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Crooked Tree School in Heritage Park, Caldwell, OH


Crooked Tree School in Heritage Park

Noble County Rd. 56

Caldwell, OH  43724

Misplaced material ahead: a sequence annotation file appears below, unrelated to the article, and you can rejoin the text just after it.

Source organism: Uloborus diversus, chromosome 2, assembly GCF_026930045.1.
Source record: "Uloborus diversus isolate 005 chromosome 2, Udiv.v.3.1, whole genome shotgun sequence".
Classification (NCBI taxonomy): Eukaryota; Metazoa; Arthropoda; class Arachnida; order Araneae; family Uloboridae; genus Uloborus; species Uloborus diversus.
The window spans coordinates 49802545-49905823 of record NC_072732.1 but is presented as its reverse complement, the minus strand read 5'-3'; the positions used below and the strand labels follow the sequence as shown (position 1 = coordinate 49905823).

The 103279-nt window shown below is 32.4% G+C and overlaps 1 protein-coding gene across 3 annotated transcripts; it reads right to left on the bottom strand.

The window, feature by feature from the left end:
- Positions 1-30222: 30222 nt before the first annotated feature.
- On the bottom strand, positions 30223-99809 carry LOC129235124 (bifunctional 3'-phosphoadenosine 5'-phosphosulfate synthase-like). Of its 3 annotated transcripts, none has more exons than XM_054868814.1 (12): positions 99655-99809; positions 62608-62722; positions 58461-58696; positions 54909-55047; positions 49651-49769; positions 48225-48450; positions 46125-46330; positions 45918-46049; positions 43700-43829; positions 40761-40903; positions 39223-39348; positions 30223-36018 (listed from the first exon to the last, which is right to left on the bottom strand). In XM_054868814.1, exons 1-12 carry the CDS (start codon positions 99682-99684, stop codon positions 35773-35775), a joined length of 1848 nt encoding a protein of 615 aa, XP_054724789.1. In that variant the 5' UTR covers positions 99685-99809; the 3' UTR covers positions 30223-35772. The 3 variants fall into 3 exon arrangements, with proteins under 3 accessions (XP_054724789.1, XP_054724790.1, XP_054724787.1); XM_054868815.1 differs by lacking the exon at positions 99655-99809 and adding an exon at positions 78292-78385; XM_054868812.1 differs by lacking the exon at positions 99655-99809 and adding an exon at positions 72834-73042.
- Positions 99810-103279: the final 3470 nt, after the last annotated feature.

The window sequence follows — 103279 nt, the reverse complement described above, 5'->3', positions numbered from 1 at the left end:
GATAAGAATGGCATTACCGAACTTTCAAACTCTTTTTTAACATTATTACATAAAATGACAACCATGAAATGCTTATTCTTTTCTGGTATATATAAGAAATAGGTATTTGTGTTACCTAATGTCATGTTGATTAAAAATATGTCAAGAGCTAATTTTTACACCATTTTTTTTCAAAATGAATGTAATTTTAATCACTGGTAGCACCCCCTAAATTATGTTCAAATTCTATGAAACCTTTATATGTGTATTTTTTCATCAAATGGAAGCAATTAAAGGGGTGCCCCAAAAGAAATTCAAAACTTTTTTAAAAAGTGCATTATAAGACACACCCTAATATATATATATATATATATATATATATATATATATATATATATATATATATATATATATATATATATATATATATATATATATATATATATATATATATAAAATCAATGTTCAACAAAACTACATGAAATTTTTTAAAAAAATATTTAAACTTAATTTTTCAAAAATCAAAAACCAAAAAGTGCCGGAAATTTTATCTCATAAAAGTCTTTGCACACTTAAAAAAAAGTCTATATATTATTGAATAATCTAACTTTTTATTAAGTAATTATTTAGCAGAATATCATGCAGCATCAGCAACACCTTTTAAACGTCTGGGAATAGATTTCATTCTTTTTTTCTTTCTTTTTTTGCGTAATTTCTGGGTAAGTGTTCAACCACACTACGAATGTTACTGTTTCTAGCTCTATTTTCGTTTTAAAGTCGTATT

Heritage Park is located right at Caldwell’s I-77 Exit 25 on the Noble County Fairgrounds and features a log cabin, church, one-room school, and covered bridge that provides a definite “Kodak Moment” year-round!  The park is also the site of the annual Soakum Festival, which is held the last Saturday weekend of September and depicts frontier-life in the 1800’s that takes a page right out of Little House On The Prairie’s Walnut Grove. This special event was recently honored by receiving the Ohio Historical Society’s Education Award.  The Crooked Tree schoolhouse that can now be found at Heritage Park on the Noble County Fairgrounds was originally constructed in Jackson Township in Noble County. The little community of Jacksonville (Crooked Tree) was actually laid out by James H. Steadman in May 25, 1854. George Bell made the survey. Asa Lang, William Morris, and William Boyd were all early storekeepers. When the village received a post office in 1860 it was discovered that the name Jacksonville had already been taken. It was decided to name the community after a landmark tree nearby. This is how the quaint name of “Crooked Tree” derived. Unfortunately, the tree was destroyed in a storm in the 1880s. James R.H. Smith was the first postmaster.  As in their New England homeland, settlers who came to Ohio in the early part of the nineteenth century were aware that in education there was direction and power.  When settlers were in a condition to bear the expense of schools, the settlers exerted themselves to establish a school and provide a teacher for it.  There had been at least 120 one-room schools scattered around Noble County. Thanks to the Noble County Historical Society, one of these schools has been preserved and is open to the public in Heritage Park on the Noble County fairgrounds.  The first school in Crooked Tree is thought to have been made of logs and the exact location in Crooked Tree has not been determined nor when the first session of school was actually held.  Some time later, a small frame building replaced the first log structure, according to a deed that was recorded Feb. 26, 1867.  Soon the amount of students “outgrew” the school and the building was sold to Homer Martin, the village blacksmith at Crooked Tree. Martin moved it into town and remodeled it for his home at a spot beneath the old crooked tree.  The moving job began on a Saturday with 10 yoke of oxen and four teams of horses pulling the wooden structure across the ridge. The job was not finished by nightfall, so the animals were unhitched and the building left parked on the road until Monday. In those days, the Sabbath was strictly observed.  A third and larger building was erected on the original site and was in use for quite a few years. This is the building that is now in Heritage Park. When attendance to the one-room school dwindled and transportation had improved, it was decided that it would be more economical to consolidate and transport pupils to a central location. The school was closed in 1929.  The building was used by Way Wickens as a storage depot for oil well equipment for several years. Wickens eventually donated the building to the Noble County Historical Society in August 1980.  The task of removing, transporting and reassembling was accomplished through the efforts of the Crock Construction Company, members of the society and other interested citizens.  Wickens also donated a generous monetary sum to aid with the moving expenses.  The stove in the school is the original source of heat and the blackboards are as they were the day the school was closed. They are covered today for preservation.  Enough double seats with desks could not be found and later models have been substituted. Other items from olden school days have been generously been donated by citizens of Noble County.






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